Edmonton celebrates Pride Shabbat with a meaningful and inclusive service

The Edmonton Jewish community celebrated Pride Shabbat with a poignant and inclusive service. Photo by Matt Levine.

By Matthew Levine

(Edmonton) – On June 23rd the Jewish Federation of Edmonton hosted a Pride Shabbat at a campsite in Laurier Park. Members of the Jewish community, MLAs, allies from CHEW project, the Queer and Trans Health Collective, and the ISCWR joined together to create a turnout of over 90 attendees. The festivities included numerous speeches, a dvar torah, songs, readings, and prayers. There was also a light dinner provided as well as numerous delicious rainbow dyed loaves of challah.

Stacey Leavitt-Wright, CEO of the Jewish Federation of Edmonton, introduced the event with a speech that emphasized its importance. She began by thanking volunteers, staff, and attendees, and reading a Treaty Six land acknowledgement. Stacey then highlighted the importance of intersectionality within the queer-Jewish community.

“We must build spaces that do not require our community members to choose between aspects of their identities,” she said.

She went on to talk about CIJA standing up to the recent Anti-Homosexuality act in Uganda, and advocating for international aid to help queer Ugandans immigrate to Canada. The Jewish community also played a role in removing the gbMSM blood ban and supporting the banning of conversion therapy in Canada.

“Rights are not guaranteed, they are fought for,” added Stacey.

JFED’s CEO concluded her speech with a strong take home message that set a warm and welcoming tone for the rest of the event. “It is my deepest and sincerest wish that you come as you are, in your fullest, most authentic selves and feel that there is a place for you in our community,” she proclaimed.

Two of the MLA’s representing the NDP spoke after Stacey. Lori Sigurdson spoke about pride calling it “a celebration of love, acceptance and equality.” Brooks Arcand-Paul spoke about our connection to the land and standing against hate.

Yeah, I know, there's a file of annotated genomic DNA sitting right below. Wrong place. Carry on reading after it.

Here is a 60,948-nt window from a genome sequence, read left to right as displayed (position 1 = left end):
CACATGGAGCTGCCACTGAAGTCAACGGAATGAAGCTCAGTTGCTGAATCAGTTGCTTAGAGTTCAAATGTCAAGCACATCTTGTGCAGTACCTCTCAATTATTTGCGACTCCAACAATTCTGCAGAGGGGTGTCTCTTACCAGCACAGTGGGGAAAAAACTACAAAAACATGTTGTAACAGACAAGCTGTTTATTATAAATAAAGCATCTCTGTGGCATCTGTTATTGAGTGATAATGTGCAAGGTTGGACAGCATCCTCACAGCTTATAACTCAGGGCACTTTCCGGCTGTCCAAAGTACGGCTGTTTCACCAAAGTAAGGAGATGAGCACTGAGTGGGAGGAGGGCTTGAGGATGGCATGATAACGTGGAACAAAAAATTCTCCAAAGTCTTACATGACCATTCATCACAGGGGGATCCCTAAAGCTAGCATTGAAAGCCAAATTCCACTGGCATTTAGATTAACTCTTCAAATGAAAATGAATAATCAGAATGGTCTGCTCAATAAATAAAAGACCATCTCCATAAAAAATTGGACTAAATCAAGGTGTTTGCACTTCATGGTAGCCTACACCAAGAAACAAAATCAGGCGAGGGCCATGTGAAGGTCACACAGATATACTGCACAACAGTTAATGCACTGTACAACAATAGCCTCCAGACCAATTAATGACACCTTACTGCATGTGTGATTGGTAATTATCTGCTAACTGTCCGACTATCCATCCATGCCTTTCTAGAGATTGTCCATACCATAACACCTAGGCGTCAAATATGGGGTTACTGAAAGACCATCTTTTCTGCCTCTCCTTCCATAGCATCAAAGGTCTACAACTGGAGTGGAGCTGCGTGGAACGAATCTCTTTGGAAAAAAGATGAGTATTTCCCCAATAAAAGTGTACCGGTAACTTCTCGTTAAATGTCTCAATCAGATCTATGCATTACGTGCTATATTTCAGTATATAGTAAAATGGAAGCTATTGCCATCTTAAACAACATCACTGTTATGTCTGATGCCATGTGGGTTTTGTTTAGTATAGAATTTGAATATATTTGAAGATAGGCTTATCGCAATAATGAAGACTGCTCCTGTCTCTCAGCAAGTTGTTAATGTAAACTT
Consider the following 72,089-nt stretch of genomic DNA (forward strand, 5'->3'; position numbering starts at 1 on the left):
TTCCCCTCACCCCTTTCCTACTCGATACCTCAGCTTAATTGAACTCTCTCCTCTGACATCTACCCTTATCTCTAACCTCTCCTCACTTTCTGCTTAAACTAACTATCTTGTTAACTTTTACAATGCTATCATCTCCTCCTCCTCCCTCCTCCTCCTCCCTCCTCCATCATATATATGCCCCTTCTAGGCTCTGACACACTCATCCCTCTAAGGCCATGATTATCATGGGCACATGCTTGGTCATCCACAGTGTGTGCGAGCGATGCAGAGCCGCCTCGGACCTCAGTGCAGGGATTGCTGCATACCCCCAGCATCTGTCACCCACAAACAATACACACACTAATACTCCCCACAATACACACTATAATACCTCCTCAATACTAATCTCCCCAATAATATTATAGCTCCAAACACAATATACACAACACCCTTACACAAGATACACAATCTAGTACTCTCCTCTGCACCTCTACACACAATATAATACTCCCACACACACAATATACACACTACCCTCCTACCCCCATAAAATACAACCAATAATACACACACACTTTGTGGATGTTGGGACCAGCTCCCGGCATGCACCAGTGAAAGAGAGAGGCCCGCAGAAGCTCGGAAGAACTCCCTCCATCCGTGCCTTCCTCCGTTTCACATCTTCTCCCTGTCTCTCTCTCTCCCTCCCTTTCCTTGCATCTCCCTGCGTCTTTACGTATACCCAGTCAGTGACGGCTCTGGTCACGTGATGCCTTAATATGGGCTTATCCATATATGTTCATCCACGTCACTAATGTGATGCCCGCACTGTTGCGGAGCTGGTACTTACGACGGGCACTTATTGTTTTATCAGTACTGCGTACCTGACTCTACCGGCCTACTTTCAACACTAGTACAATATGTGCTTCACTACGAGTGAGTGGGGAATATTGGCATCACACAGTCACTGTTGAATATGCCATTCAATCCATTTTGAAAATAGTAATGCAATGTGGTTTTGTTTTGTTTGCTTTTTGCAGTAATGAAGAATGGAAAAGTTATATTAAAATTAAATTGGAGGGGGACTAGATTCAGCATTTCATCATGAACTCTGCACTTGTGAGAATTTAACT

“Like a flowing river, we all have to move in the same direction,” stated MLA Arcand-Paul.

“We must stand against hate every single day in every way that we can.”

Rabbah Gila Caine of the Temple Beth Ora Synagogue, then lead the attendees in song, readings, and prayers that related to queer pride, struggles, and the intersection of Jewish and queer identities. This Kabbalah Shabbat was engaging and different attendees were welcomed to the front to perform readings in both English and Hebrew.

Cas Allen, a JFED summer student in 2022, created and read a dvar torah that highlighted the benefits of living in a space in-between binaries imposed on us. It is centered on a poem read during the Kabbalat Shabbat titled Twilight People which is an ode to trans Jewish people and the space they exist in.

“The beauty of finding shades of gray within blacks and whites. Some people may be afraid of these in-between because they have programmed us to view the world in binaries. Of course, this might make life easier, but it also enslaves us to a life so narrow in our own perceptions that we lose sight of the beauty in exploring uncharted territory.”

Cas related finding meaning in one’s identity to Jewish scholars deriving meaning from ancient texts. “What this scholar says is not the same as what this scholar says, but here is where they overlap and here is where they separate and here is where you can decide on what YOU think is right.”

Cas went on to describe what living in this “in-between” can do for us, and how it can unlock a different lens with which to explore each other and the world.

“I would see fewer colours. I would be numb to the joys of a life without constraint. I would imagine fewer possibilities. I would view people with less empathy,” stated Cas.

“My vision is less tunneled and my mind remains open to the thousands of possibilities that life offers…Here, as Shabbat wraps her warm embrace over this community, perhaps we can look at each other in a new light and accept how wonderfully beautiful our in-betweens are.”

A copy of this speech is available on the Jewish Federation of Edmonton Facebook page or through this link: https://ow.ly/b5gl50P1N6w.

 Matthew Levine is a Local Journalism Initiative Reporter.

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